They started out like the Minutemen and ended up as a seasoned fighting force that wiped out most of ISIS in Syria.

And now the Syrian Democratic Forces are fighting off a massive Turkish invasion with no assistance from the U.S. military, according to a former U.S. special operator who worked with Syrian Kurds while in uniform and now with the SDF through a non-governmental organization.

“What I understand, we have stopped any support,” said the former commando, who spoke to Military Times on the condition of anonymity to speak freely about the ongoing situation.

Officials from U.S. Central Command, which oversees military operations in the region, referred questions to the Pentagon, which did not immediately respond to this or any other recent queries about the situation in northeastern Syria.

“I am disillusioned,” said the former commando. “I am embarrassed. I am at a loss for words. Seventy-two hours ago, we were running patrols together. Everyone was waiving and continuing to clean up and watch for Daesh. Then, all of a sudden, the playground bully comes along and we ran away from our brothers, leaving them to fight the bully all by themselves.”

Prior to Tuesday’s long-promised invasion by Turkish forces, which came in the wake of President Donald Trump’s decision to pull a small cadre of commandos out of the area, the U.S. provided the SDF with a wide array of military support, the former commando said. Based on what he is hearing from his personnel on the ground, the former commando says that it appears Turkey, a NATO ally, has far exceeded its initial goal of an 18-mile buffer zone that runs in a salient south of the Turkey-Syria border.

Syrian Democratic Force commando cadets clear a room during military operations in urban terrain training in Syria, Aug. 3, 2019. (Spc. Alec Dionne/U.S. Army)
Syrian Democratic Force commando cadets clear a room during military operations in urban terrain training in Syria, Aug. 3, 2019. (Spc. Alec Dionne/U.S. Army)

During the course of the past three years, the SDF vastly improved as a fighting force, said the former commando. They got to the point where, accompanied by U.S. Special Forces who were training and assisting, the SDF was taking the lead on most missions other than the hunt for high-value targets. And up until Tuesday, the U.S. provided assistance ranging from intelligence, surveillance and reconnaissance, signals, image, and visual intelligence, close-air support, fire support, casualty evacuation and communications in support of the ongoing anti-ISIS mission.

After being denied U.S. assistance for the ongoing anti-ISIS mission while under attack from Turkey, the SDF have curtailed those missions to defend themselves, said the former commando.

U.S. forces, meanwhile, have left the buffer zone area and have moved south inside Syria, said the former commando. Military Times is not saying where for security reasons.

In a background briefing earlier this week, the White House said that between 50 and 150 U.S. troops were moved out of the buffer zone. On Monday, the Pentagon told Military Times there were about 1,000 total U.S. troops in Syria.

The former commando has worked with peshmerga forces in the Iraqi Kurdish region as well as Syrian Kurds since 2003 as a commando.

The Syrian Kurds, at the time were members of the People’s Protection Units, or YPG, a Kurdish militant group that now operates under the larger SDF banner.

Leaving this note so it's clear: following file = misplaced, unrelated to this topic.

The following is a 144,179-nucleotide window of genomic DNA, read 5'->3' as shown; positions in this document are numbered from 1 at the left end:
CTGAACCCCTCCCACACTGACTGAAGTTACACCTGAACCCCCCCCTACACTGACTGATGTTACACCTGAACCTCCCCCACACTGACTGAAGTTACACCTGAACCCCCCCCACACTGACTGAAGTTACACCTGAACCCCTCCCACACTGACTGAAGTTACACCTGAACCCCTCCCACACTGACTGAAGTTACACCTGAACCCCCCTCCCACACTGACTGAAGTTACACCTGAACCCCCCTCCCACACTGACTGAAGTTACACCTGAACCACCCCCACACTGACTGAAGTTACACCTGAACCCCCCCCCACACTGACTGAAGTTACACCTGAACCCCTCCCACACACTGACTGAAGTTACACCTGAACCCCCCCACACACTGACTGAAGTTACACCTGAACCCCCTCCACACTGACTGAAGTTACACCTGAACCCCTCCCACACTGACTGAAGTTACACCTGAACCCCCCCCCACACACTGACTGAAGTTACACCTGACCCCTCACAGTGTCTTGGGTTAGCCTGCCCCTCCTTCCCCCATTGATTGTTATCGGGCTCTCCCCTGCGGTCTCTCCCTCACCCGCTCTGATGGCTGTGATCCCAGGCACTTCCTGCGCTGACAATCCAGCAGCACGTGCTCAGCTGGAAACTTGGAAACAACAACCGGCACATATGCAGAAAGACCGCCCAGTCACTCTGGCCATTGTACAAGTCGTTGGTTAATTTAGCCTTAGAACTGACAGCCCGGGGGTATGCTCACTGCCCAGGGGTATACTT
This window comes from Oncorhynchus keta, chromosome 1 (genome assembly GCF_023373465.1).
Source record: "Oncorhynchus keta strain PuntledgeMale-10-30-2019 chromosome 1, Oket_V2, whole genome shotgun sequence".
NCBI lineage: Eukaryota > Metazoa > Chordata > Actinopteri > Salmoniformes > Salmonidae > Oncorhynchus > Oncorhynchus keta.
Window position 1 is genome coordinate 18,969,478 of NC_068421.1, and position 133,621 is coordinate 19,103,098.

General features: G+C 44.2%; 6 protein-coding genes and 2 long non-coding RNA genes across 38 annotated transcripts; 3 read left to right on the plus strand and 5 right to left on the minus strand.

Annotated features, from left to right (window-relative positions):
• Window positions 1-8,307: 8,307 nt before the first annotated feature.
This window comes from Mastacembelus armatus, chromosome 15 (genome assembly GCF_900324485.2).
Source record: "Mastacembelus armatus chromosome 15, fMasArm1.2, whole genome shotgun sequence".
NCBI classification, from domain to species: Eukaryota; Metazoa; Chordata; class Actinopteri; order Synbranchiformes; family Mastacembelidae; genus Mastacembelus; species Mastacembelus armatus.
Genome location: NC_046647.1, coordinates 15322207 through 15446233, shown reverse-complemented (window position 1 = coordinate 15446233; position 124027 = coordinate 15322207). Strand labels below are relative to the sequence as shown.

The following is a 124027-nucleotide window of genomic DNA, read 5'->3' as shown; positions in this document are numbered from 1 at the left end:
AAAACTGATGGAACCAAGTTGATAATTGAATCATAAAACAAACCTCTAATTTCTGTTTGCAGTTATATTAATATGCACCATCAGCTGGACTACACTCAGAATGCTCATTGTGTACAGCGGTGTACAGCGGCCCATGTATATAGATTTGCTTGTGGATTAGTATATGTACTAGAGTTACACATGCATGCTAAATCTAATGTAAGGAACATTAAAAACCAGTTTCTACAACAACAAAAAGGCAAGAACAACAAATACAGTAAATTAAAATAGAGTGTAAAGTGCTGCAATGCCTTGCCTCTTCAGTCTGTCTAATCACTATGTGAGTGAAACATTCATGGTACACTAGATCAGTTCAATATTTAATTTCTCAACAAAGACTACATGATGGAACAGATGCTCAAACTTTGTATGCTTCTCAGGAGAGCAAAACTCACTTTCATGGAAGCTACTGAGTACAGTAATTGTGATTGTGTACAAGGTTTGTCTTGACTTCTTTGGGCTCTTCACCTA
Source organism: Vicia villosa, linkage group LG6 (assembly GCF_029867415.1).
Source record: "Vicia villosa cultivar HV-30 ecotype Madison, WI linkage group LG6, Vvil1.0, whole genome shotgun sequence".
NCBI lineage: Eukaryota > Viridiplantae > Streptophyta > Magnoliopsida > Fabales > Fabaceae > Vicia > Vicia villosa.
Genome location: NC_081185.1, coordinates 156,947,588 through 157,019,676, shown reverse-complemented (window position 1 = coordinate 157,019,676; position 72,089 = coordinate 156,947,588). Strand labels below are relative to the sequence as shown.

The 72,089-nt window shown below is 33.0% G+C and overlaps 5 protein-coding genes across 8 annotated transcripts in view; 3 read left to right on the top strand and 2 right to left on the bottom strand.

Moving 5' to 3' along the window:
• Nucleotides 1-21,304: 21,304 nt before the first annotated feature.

Turkey has long complained to the U.S. of the YPG’s affiliation to the internationally designated terrorist group known as the Kurdistan Workers’ Party or PKK. Its status as a member of NATO, created with the goal of mutual assistance, has complicated the situation.

Back in 2003, the Syrian Kurds were assisting U.S. commandos on operations like seeking members of al-Qaida in Iraq who were traveling through Syria, among other missions.

Beyond wiping out most of ISIS in Syria — a battle that cost them nearly 11,000 troops, former CENTCOM commander Joseph Votel told Military Times — the former commando said the SDF have provided several other benefits to the U.S.

“I think this is completely idiotic, from a strategic aspect,” he said. “We have seized all of eastern Syria and isolated the Assad regime from the Russians and Iranians. Now we are just going to open a ground bridge between Iran and the Mediterranean. For what, because (Trump) says we are fighting other people’s wars?”

Another problem created by the Turkish invasion is that in addition to taking the heat of ISIS, the SDF says it will no longer make containing ISIS prisoners — said to number in the tens of thousands — a top priority. Their escape would add to concerns that ISIS, which has yet to be completely defeated, will have a resurgence.

The Kurds “are great soldiers, very trainable,” said the former commando. “They are probably the closest Western mentality for ethics that you could find in that region of the world.”

A fighting force that includes women, the SDF started off as a kind of national guard, said the former commando.

“They are so proud of their people and their country,” he said. “There are lawyers and engineers who have put on the uniform and fought for their country. Very much like the Minutemen of the Revolutionary War.”

Because they had so much training from the U.S., and have had to fight so much over the years, “they have become very good soldiers and know how to do mobilization operations, how to fire and maneuver and how to communicate. They understand the medical aspects.”

Despite all that, the SDF are ill-equipped to handle an advanced military, like Turkey, alone.

“All they really have is the direct fire apparatus we have given them,” said the former commando. “That’s it.”